Mac users suddenly have plenty to rejoice about. What happened?
Craig Stanton — he of iPhotoToGoogleEarth fame — just discovered that Google Earth 4 has a basic AppleScript library!
This opens up all sorts of possibilities. For Craig, it allowed him to build what is perhaps the simplest, most intuitive georeferencing application on any platform: Geotagger.
How does it work?
- Position Google Earth over the spot where you took a photo. (Need some crosshairs?)
- In your finder, drag the photo to the Geotagger droplet.
Done. Geotagger uses AppleScript to read the position of the center of the screen in Google Earth, and adds this to the EXIF metadata of the photo(s) you dropped on it. You can now import these photos into Flickr or Panoramio, where they will be automatically geotagged. If you import these photos into iPhoto, you can use Craig’s iPhotoToGoogleEarth plugin to export them as KML. Only caveat: The photos need to be JPEGs.
Being able to commandeer Google Earth via AppleScript really opens up a Pandora’s box for Mac users. Check out the commands:
I had hopes for AppleScript support when GE3 came out for the Mac because I really wanted to build a remote control for Google Earth using my Bluetooth enabled mobile phone and fellow Stockholmer Jonas Salling’s Salling Clicker. Now that’s possible. Here’s the proof, taken outside on Stockholm’s Odenplan last night:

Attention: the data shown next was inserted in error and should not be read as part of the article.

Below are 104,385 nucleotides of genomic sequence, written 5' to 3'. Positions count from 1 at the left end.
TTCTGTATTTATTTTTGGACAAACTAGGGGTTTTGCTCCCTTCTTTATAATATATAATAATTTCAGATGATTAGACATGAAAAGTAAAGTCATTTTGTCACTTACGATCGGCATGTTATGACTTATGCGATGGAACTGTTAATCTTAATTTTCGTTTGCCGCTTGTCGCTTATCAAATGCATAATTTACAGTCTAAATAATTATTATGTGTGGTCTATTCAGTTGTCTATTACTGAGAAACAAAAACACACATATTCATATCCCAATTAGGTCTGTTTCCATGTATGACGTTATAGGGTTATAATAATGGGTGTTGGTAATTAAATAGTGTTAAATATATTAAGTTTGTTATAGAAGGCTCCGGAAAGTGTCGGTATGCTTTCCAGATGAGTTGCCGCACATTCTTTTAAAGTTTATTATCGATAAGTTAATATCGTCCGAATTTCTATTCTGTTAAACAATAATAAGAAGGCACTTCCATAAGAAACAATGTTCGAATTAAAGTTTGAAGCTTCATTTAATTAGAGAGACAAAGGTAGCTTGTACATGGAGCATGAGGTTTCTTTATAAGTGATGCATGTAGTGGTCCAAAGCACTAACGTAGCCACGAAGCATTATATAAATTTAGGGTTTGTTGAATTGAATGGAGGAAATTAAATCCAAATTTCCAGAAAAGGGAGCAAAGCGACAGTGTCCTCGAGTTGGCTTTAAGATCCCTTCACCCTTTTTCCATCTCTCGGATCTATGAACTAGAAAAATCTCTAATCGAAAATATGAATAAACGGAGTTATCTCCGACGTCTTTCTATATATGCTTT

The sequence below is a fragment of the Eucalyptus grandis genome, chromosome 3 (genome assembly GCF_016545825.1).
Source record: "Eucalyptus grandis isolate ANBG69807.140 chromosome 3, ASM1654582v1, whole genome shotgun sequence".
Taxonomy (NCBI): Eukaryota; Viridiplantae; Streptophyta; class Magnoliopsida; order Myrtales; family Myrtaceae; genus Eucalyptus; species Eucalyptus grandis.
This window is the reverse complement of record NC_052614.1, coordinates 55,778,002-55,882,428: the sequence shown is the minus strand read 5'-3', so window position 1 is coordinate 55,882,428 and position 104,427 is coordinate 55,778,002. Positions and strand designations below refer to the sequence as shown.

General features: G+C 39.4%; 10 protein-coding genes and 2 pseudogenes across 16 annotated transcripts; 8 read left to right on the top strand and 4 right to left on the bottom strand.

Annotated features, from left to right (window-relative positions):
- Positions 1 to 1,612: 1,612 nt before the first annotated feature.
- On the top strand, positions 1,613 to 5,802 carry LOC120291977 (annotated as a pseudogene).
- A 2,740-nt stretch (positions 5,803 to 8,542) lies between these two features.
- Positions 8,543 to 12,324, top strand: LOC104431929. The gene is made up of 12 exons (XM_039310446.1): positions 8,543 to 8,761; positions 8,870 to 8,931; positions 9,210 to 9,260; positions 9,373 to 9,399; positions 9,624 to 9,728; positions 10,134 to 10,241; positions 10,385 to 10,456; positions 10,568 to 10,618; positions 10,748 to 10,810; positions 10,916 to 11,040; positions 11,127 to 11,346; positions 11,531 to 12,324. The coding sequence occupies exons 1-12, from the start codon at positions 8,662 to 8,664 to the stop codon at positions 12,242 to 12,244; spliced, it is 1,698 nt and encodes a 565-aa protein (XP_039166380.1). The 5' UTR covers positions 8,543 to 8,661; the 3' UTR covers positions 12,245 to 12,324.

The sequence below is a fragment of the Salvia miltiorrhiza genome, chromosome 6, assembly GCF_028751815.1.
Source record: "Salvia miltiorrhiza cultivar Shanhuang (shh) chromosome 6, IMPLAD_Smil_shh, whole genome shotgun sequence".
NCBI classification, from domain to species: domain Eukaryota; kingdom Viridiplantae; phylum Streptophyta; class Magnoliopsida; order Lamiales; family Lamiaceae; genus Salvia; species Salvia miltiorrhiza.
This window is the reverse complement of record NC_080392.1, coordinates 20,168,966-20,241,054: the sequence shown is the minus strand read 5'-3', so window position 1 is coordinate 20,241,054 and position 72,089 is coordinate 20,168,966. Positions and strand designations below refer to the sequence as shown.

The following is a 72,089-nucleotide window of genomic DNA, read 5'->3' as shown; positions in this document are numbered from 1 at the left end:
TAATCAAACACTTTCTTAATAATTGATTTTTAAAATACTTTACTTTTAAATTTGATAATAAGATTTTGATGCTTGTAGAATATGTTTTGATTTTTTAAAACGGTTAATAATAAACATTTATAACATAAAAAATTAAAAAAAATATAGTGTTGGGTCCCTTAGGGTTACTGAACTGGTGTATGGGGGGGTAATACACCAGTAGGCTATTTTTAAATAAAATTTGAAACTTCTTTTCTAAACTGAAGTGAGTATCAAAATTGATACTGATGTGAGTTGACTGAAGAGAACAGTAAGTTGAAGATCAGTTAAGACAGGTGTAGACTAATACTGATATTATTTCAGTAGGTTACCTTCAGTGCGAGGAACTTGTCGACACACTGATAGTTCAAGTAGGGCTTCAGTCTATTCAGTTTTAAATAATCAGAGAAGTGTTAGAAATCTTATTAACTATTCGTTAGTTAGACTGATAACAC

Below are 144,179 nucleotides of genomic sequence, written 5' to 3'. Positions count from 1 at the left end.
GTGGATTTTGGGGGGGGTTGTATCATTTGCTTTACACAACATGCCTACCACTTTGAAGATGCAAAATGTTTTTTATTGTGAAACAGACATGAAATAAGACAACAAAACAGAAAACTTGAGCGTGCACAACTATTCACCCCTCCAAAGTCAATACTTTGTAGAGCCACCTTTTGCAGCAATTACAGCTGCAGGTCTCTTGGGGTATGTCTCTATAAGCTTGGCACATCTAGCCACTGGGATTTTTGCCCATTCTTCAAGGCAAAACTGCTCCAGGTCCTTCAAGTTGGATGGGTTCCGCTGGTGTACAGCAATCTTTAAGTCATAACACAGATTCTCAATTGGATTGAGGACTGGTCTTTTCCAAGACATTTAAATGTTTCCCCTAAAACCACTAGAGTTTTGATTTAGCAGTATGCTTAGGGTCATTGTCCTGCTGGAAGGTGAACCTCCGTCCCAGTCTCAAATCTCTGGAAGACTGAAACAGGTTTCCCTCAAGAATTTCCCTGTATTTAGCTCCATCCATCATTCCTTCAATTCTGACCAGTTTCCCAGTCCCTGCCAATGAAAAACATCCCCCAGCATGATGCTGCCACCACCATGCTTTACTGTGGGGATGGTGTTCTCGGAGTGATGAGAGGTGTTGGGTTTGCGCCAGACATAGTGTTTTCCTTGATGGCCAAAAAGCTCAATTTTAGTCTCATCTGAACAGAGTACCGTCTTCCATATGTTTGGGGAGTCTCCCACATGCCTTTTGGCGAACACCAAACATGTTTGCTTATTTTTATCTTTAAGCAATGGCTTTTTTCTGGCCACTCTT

(Geeknotes: The mobile phone in the video is acting as the Mac’s 3G modem via Bluetooth while also simultaneously relaying commands via Bluetooth using Salling Clicker. No, that’s not why it crashed — the current Google Earth 4 Mac beta is a tad unstable if you as much as breathe on the preferences file.)
If you have Salling Clicker, you can download the file containing my (very simple) AppleScript commands for Google Earth. Treat it as a proof of concept; you’ll have to attach the scripts to phone keys yourself. I’m sure AppleScript gurus have ways of turning this into a more polished product.
I can’t wait for increased AppleScript support by Google Earth in the future. Imagine geocoding placenames via AppleScript, or taking screenshots of your house as wallpaper for your mobile phone, or letting GPS devices and location-aware mobile phones show you where you are in Google Earth. In fact, some of these things should even be possible with the current AppleScript library. Apple users, your Google Earth API has arrived.